Since the launch of the James Webb Space Telescope in December last year, engineers have been working to deploy the telescope’s hardware, then align both its mirrors and its instruments. Now, that months-long process is complete, and the telescope is confirmed to be fully aligned. NASA and the European Space Agency have shared an image showing the sharpness check of all of Webb’s instruments, showing that they are all crisp and properly focused.
“Engineering images of sharply focused stars in the field of view of each instrument demonstrating that the telescope is fully aligned and in focus,” the European Space Agency writes. “For this test, Webb pointed at part of the Large Magellanic Cloud, a small satellite galaxy of the Milky Way, providing a dense field of hundreds of thousands of stars across all the observatory’s sensors. The sizes and positions of the images shown here depict the relative arrangement of each of Webb’s instruments in the telescope’s focal plane, each pointing at a slightly offset part of the sky relative to one another.”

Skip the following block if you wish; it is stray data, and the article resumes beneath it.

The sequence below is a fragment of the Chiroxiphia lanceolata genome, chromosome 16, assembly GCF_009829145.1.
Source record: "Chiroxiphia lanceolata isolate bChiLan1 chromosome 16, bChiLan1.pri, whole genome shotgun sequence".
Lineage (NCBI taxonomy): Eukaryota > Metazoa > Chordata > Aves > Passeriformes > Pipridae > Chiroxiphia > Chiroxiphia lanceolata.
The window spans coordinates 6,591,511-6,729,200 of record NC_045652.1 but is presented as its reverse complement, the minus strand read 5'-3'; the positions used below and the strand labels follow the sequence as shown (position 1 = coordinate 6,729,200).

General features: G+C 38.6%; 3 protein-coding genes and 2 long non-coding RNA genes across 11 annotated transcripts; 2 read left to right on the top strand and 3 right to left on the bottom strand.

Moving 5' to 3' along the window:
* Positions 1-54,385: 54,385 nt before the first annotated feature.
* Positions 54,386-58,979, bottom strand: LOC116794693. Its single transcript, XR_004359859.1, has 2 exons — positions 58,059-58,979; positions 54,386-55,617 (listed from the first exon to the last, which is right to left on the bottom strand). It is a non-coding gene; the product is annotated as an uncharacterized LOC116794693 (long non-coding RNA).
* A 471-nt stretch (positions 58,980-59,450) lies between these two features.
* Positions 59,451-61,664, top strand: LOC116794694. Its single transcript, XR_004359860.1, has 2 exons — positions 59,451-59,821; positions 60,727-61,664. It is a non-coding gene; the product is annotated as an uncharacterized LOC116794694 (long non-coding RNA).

The four instruments in question are the Mid-Infrared Instrument (MIRI), the Near-Infrared Camera (NIRCam), the Near-Infrared Spectrograph (NIRSpec), and the Near-Infrared Imager and Slitless Spectrograph/Fine Guidance Sensor (NIRISS/FGS ). Those are three imaging instruments and one spectrograph (an instrument for detecting the composition of objects by separating the light they give off), but the spectrograph can be used to take images as well — like the images shown above which are used for calibration and target selection. If you look at the NIRSpec image you’ll see black bands across it, which are caused by its microshutter array which allows it to open and close tiny windows so that the instrument can observe up to 100 objects at the same time.
All four of the instruments are pointed at the same target so that engineers could check they were all as sharp and accurate as they need to be. And the results are even better than the engineers hoped, resulting in a high degree of image quality which means the instruments are diffraction-limited — meaning that they are getting the maximum amount of detail possible for the size of the telescope.
With the alignments complete, now the team can begin commissioning each instrument. That involves configuring and checking parts of the instruments such as the masks and filters to make sure they are ready for science operations. There are also some final telescope calibration processes required, like checking that the telescope remains at a steady temperature when moving from one target to another. Once all of this is done, the telescope is scheduled to begin science operations this summer.